Posted: June 19th, 2021
Integrated Marketing Communications (IMC) is defined as: “A management concept that is designed to make all aspects of marketing communication such as advertising, sales promotion, public relations, and direct marketing work together as a unified force, rather than permitting each to work in isolation.” (about.com, 2006)
When a company selects and implements an IMC campaign, that company can focus all of its advertising and promotional efforts towards delivering the same united message and reaching their specific objective. All of the marketing tools utilized by the company can be focused and synergized with each other and their effectiveness can increase significantly.
The marketing message relayed by the company is clear and consistent and is able to reach the target audience without confusion while ensuring that all of the segments of the campaign have been reached. The Integrated Marketing Communications of a company can differ from profit to not-for-profit organizations. As IMC has previously been defined, its definition will be shown in the differences of the two types of organizations as well as providing a current real world example for review.
“IMC as the promotional mix – managing the P (of the 4 P’s) that is promotion – but blending it with the communications efforts of other departments such as public relations and corporate communications, so the company speaks with one voice and its messages are consistent.
Managing the promotional mix used to be fairly easy – there were only mass communications options of direct mail, advertising, public relations, etc. – then technology changed all of that.
The Internet, wireless, MP3 players, Bluetooth – technologies that changed the way we communicate with everyone, including employees and customers.” (Gray. March 7, 2006) Managing the four P’s of Marketing are important for both profit and not-for-profit companies; however, each approach the IMC process in different ways.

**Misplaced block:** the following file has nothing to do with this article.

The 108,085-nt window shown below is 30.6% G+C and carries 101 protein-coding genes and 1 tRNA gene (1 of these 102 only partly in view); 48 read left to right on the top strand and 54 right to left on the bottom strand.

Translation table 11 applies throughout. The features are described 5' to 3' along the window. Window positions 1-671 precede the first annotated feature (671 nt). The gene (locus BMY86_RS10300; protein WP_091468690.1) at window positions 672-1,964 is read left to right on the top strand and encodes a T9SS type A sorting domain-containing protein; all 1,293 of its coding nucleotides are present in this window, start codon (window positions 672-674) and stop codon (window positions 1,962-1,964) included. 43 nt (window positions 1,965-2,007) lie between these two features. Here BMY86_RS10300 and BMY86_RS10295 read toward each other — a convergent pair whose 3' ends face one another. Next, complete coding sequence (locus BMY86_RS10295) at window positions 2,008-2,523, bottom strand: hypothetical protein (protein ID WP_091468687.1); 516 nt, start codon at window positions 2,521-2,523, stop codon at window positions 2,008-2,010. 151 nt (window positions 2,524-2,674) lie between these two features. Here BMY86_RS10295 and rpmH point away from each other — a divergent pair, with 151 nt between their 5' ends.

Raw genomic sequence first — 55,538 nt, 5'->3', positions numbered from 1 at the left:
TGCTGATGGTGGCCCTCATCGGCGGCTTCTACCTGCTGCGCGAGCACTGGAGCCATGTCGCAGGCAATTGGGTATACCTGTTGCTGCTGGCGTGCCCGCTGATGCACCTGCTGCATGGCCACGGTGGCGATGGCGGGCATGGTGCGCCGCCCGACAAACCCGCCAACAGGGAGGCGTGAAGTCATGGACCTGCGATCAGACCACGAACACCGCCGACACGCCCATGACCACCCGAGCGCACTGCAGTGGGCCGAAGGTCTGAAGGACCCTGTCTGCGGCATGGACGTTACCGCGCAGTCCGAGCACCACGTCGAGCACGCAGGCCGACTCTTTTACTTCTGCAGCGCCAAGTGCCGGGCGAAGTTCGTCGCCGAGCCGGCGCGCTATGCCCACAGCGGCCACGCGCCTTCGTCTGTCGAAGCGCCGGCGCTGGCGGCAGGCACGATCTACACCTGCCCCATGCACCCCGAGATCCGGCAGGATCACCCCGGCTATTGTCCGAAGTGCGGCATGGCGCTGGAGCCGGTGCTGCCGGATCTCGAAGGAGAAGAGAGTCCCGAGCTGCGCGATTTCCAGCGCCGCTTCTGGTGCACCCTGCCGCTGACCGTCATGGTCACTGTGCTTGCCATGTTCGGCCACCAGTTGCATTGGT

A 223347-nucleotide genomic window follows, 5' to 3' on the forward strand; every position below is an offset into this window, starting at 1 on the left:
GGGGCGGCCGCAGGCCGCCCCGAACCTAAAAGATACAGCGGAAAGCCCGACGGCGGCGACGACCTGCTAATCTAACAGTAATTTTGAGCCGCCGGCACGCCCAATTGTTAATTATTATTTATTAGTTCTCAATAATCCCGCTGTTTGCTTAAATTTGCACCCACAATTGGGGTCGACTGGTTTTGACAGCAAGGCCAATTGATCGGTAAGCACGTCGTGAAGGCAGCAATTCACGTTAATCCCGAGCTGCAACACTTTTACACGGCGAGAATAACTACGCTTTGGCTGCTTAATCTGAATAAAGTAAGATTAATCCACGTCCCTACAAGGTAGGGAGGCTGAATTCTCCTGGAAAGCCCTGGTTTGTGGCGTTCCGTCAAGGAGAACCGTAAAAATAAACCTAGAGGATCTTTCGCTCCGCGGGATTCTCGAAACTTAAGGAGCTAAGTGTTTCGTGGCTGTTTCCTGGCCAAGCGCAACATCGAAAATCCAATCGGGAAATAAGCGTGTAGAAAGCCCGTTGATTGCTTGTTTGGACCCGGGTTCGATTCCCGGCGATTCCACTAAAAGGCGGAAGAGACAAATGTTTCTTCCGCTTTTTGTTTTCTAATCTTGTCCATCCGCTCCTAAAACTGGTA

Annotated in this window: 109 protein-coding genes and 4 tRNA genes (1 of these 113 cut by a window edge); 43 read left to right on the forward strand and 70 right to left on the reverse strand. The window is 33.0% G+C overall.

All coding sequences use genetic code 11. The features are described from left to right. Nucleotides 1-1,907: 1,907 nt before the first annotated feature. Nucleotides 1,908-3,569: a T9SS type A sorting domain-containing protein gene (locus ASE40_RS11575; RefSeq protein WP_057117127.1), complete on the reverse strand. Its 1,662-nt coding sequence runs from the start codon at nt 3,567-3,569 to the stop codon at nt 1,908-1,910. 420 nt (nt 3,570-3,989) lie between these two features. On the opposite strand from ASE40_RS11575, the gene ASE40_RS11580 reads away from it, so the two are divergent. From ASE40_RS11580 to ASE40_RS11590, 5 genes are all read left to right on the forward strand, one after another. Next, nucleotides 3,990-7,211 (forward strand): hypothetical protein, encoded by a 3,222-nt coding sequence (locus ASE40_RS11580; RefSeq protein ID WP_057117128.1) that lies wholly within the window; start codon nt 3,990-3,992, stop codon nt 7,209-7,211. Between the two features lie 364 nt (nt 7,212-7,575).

Profits versus Non-Profits
“Major differences in how organizations carry out the various steps and associated activities in the strategic planning process are more a matter of the size of the organization — than its for-profit/nonprofit status. Small nonprofits and small for-profits tend to conduct somewhat similar planning activities that are different from those conducted in large organizations.
On the other hand, large nonprofits and large for-profits tend to conduct somewhat similar planning activities that are different from those conducted in small organizations. (The focus of the planning activities is often different between for-profits and nonprofits. Non-profits tend to focus more on matters of board development, fundraising and volunteer management. For-profits tend to focus more on activities to maximize profit.)
Also, in addition to the size of the organization, differences in how organizations carry out the planning activities are more a matter of the nature of the participants in the organization — than its for-profit/nonprofit status. For example, detail-oriented people may prefer a linear, top-down, general-to-specific approach to planning. On the other hand, rather artistic and highly reflective people may favor of a highly divergent and “organic” approach to planning. Strategic planning serves a variety of purposes in organization, including to: